A small but absorbed audience of expats, tourists and journalists is gathered on Oranienplatz, hanging onto their guides’ every word. Some take notes; others, photographs. The English-speaking group hops from O-Platz to Görlitzer Park to Ohlauer Straße. It is an unusual route for a guided tour. But even more unusual are the two guides: Moha is a political refugee from Somalia, and Mohamed Ali is what used to be called a “Lampedusa refugee” from Sudan. Both came to seek asylum in Germany in 2011, and since late October, they have been leading Refugee Voices “solidarity tours” through Berlin’s refugee rights movement.
The O-platz starting point makes sense: for nearly two years, the square was a famous refugee encampment and asylum rights stronghold, until it was disbanded by the authorities last March. It’s where both Moha and Mohamed protested, survived and thrived over two chilly winters, warmed by the solidarity of fellow refugees from across Africa but also the support of Berlin activists and local sympathisers.
That’s also where they met Lorna Cannon, a 25-year-old tour guide from the UK who taught Mohamed English and has been involved with English-language volunteer organisation Give Something Back To Berlin from the onset. “During my tours, I always got asked, ‘What’s going on with the refugees here?’ As they kept asking I thought it’d be better to get refugees themselves to answer the question.”
This particular tour might not be what they had in mind, though. Moha and Mohamed’s recollections of O-Platz and the occupied Gerhard-Hauptmann-Schule on Ohlauer Straße only emphasise the disconnect between them and the current wave of refugees. Besides a similar long, perilous and expensive trip to Europe (Moha paid € 18,000 to make it to Munich; Mohamed risked his life on a small boat from Libya to Lampedusa) – their situation has little in common with that of today’s Syrians, blessed with automatic granting of their asylum plea. There was no Willkommenskultur waving them in. As refugees of the ‘inferior’ economic sort, most of them, like Mohamed, got their applications turned down. They fought for rights and recognition.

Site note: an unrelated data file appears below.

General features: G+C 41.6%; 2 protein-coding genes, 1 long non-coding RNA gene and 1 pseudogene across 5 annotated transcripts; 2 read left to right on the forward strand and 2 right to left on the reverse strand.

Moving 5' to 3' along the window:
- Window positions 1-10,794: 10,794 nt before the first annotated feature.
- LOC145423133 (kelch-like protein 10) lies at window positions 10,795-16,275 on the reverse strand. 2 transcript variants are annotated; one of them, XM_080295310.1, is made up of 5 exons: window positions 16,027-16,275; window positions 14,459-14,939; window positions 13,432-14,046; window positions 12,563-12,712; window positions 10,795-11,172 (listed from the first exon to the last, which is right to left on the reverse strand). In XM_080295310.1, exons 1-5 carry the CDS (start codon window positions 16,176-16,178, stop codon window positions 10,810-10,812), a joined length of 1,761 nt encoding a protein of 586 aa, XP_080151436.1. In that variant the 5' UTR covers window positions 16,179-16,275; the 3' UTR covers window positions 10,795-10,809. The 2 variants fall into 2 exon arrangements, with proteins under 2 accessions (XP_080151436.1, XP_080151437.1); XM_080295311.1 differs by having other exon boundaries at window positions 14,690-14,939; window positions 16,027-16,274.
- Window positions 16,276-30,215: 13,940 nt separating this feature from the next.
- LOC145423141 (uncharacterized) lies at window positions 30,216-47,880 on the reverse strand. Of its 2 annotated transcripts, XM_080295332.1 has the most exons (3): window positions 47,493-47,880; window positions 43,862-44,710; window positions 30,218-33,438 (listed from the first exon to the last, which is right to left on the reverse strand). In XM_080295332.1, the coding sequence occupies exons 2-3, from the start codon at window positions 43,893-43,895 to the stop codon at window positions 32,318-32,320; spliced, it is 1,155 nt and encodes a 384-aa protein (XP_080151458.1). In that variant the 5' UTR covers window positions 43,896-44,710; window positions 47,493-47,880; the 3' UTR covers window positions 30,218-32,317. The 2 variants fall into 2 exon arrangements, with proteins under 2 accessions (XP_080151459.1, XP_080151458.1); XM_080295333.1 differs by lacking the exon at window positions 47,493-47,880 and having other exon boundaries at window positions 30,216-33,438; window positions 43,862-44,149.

Today’s Syrians have rights and, ironically, their numbers and ubiquity in the media have only overshadowed Moha and Mohamed’s struggle.
At times their bitterness shows, like when a passerby interrupts Moha’s rant against the German government: “Did you call them ‘Nazis’? Who exactly do you mean?” Commotion among the choir of loyal participants ensues, someone suggests that ‘Nazi’ doesn’t mean the same for a refugee from sub-Saharan Africa and a European, and the dispute is settled with a more consensual reformulation: “The system is racist.”
Obviously what makes this tour special is not so much the pair’s political statements, which are as one-sided as they are predictable, but rather their first-hand recollections as real-life protagonists of a Berlin saga few know much about or remember. Indeed, looking at the empty square today, it is hard to imagine that less than two years ago, O-platz was the bustling site of a ‘little Africa’-cum-Occupy camp. One loud Syrian refugee crisis later, the Lampedusa voices got lost in the cacophony of the current political debate.
And that’s what this tour does best: give a voice to those forgotten refugees. The group ends the tour in a project space on Oranienstraße with a merry African meal concocted and shared by other refugees and Give Something Back To Berlin volunteers – a reminder that survival goes on and that some Berliners get involved beyond Facebook groups. So spread the word and bring warm socks, as well as visiting friends and family. This is, after all, the ultimate Berlin alternative tour!
Refugee Voices tours, Saturdays 14-16